Farmers need to adapt and modify their farming practices to embrace the changing climate and remain viable rather than try to specifically reduce their carbon footprint.
Primary Industries Climate Challenges Centre director Richard Eckard said that south-eastern Australian farmers are already experiencing the effects of climate change, with 2015 being 1oC warmer than long term averages.
“Farmers are dealing with the effects of a one-degree temperature increase, including a strong trend of less winter rainfall and more summer rainfall,” Professor Eckard said.
The change in climate is having noticeable impacts in all agricultural industries, from changes in livestock farmers’ pasture growth patterns and increases in heat and frost risk for grain growers to earlier harvesting of wine grapes.
“The global target for climate change is to limit the temperature increase to 1.5oC-2oC, so the level of accepted global warming will be another 0.5-1oC warmer than last year,” Prof Eckard said.
“This means future agriculture in Australia will need to undertake significant adaption to remain viable.
“The challenge for agriculture advisors is to help farmers adapt to manage the reduced winter rainfall and make better use of sporadic summer rainfall.”
Prof Eckard is one of a number of industry experts working with 30 independent agricultural advisors from south-eastern Australia at a series of workshops for the Carbon Farming Knowledge Project. This is an Australian Government-funded initiative to help advisors prepare clients for the impacts of climate change, carbon farming and understand the potential benefits of future carbon management policy including the government’s Emissions Reduction Fund (ERF).
Prof Eckard said the recent Paris Agreement included a specific clause for food production.
“The Paris Agreement represents a new global climate deal and a key component of the deal for agriculture is a specified requirement that global food production should not be threatened,” he said.
“In agriculture there are currently few technological solutions to cost effectively reduce overall emissions without threatening food production and profitability, which means there is not much scope for farmers to significantly reduce their greenhouse gas footprint.”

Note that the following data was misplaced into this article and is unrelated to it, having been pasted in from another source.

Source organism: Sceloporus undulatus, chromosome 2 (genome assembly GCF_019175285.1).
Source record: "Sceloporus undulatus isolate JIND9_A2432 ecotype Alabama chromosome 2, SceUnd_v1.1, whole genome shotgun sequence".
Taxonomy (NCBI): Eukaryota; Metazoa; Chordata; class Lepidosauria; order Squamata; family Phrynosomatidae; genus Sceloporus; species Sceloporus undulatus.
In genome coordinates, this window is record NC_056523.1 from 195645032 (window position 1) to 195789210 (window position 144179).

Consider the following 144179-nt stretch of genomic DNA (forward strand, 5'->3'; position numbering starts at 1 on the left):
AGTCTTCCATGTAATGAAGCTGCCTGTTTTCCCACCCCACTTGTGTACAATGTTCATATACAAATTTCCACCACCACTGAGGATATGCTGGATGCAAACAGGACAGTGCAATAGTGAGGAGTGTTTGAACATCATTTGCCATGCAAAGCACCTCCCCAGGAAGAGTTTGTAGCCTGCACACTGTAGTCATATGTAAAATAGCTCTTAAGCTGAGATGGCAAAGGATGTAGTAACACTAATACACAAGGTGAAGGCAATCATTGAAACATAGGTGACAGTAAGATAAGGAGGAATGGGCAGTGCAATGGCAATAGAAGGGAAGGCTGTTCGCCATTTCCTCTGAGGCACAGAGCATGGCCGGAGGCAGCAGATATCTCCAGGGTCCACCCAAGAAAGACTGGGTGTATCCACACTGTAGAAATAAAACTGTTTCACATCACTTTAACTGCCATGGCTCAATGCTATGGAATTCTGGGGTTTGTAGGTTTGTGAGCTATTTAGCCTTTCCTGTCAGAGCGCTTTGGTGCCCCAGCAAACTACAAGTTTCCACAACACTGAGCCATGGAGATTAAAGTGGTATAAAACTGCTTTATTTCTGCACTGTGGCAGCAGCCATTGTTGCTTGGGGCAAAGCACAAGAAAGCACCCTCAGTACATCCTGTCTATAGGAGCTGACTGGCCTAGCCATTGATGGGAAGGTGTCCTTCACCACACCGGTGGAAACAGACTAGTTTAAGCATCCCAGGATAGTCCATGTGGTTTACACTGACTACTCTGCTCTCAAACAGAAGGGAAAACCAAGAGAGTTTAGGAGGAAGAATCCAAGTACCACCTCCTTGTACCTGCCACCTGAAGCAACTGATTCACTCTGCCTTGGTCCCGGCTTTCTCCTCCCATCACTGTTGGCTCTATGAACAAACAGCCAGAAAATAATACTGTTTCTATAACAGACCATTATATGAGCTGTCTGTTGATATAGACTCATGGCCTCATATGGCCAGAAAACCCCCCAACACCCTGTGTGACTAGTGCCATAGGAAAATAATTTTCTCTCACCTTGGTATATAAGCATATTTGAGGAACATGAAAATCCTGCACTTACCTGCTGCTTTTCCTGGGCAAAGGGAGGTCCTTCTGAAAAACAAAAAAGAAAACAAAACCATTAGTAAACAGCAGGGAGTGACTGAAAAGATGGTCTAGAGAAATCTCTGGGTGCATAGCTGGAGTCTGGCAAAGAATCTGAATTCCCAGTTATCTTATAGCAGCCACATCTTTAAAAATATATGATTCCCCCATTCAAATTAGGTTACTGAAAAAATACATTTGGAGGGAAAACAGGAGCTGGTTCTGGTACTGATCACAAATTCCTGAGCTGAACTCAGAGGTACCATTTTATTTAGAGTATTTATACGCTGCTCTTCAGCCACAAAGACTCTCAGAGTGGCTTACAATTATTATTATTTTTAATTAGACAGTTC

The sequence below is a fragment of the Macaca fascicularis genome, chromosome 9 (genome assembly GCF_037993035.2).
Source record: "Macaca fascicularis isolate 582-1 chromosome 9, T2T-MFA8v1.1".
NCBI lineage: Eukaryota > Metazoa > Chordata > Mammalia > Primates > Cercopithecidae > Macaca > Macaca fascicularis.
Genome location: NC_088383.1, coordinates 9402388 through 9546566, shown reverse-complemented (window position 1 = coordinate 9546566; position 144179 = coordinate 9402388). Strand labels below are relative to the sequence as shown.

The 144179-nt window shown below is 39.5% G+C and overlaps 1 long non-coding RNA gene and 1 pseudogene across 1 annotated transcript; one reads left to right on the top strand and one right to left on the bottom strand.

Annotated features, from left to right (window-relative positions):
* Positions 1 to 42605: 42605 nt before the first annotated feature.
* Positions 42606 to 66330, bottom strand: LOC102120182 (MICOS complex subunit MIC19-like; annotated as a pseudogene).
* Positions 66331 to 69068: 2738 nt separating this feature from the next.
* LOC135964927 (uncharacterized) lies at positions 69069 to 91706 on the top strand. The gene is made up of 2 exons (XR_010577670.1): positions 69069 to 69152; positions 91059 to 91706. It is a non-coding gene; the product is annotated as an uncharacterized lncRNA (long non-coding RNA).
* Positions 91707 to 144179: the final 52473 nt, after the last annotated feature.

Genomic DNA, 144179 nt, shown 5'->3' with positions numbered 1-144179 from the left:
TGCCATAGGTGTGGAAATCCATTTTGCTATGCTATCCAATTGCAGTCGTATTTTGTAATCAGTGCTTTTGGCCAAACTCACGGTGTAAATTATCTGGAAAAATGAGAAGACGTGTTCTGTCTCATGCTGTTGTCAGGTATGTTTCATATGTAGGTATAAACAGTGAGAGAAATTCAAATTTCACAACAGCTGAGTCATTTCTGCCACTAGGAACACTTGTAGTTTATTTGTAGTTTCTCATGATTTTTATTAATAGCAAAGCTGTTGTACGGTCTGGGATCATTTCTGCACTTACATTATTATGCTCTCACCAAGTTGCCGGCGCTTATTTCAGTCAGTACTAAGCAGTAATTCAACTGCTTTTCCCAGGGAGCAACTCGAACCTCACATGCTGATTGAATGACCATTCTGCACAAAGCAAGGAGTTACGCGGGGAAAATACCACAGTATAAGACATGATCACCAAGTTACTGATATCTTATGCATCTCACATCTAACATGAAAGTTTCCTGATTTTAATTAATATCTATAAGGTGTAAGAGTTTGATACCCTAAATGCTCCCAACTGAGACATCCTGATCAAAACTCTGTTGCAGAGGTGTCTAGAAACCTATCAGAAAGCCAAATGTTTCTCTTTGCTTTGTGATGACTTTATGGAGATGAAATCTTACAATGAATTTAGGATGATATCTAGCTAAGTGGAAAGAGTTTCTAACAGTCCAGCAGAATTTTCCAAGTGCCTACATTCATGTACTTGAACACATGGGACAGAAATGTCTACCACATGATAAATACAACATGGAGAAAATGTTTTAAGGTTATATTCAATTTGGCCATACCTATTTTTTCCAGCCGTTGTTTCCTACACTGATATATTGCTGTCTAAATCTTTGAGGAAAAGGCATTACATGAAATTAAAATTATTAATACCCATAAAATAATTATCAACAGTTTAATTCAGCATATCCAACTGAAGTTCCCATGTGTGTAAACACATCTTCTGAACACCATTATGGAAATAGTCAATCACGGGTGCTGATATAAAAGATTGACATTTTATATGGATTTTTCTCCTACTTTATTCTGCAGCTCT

Researchers are investigating methods of reducing emissions from food production including low-methane livestock systems and reducing nitrous oxide emissions from fertiliser, which account for more than 80 per cent of agricultural greenhouse gas emissions.
“In the meantime, the most important thing for farmers to focus on is working with their advisors to adapt their farming systems to make the most of the changing climate so their businesses can remain viable,” Prof Eckard said.
The most significant potential opportunity for farmers is to reduce the intensity of their emissions by improving production efficiencies. Whilst this may not necessarily reduce overall GHG emissions - especially if farmers are able increase production as a result of these efficiency gains - they are reducing emissions per unit of food they are producing.
Carbon Farming Knowledge workshops feature expert speakers on a range of topics relevant to carbon farming in broadacre agriculture. Speaker summaries have been produced for growers and advisors to use with recent summaries including:
- More Lambs More Often, Jason Tromph, La Trobe University.
- Emissions reduction in livestock enterprises, Leanne Sheriff, Macquarie Franklin, Anne Jackson, CropFacts and John Ferrier, Wirrabilla.
- The emissions story; globally, nationally and locally, Richard Eckard, University of Melbourne.
- Soil carbon, Lynne Macdonald and Clive Kirkby, CSIRO and Brian Murphy, NSW Office of Environment and Heritage.
- Emissions reduction in grain farms, Elizabeth Meier, CSIRO and Marit Kragt, University of WA.
Professor Eckard, 03 9035 8265, email@example.com
, and project manager Mark Stanley, 0427 831 151.
Advisors participating in the Carbon Farming Knowledge program are based throughout south-eastern Australia. Journalists wanting comment from a local advisor can find a list of participants at carbonfarmingknowledge.com.au/carbon-farming-advisors-in-australia/
Richard Eckart with project manager Mark Stanley at a Carbon Farming Knowledge workshops. Click on the image for a high resolution version.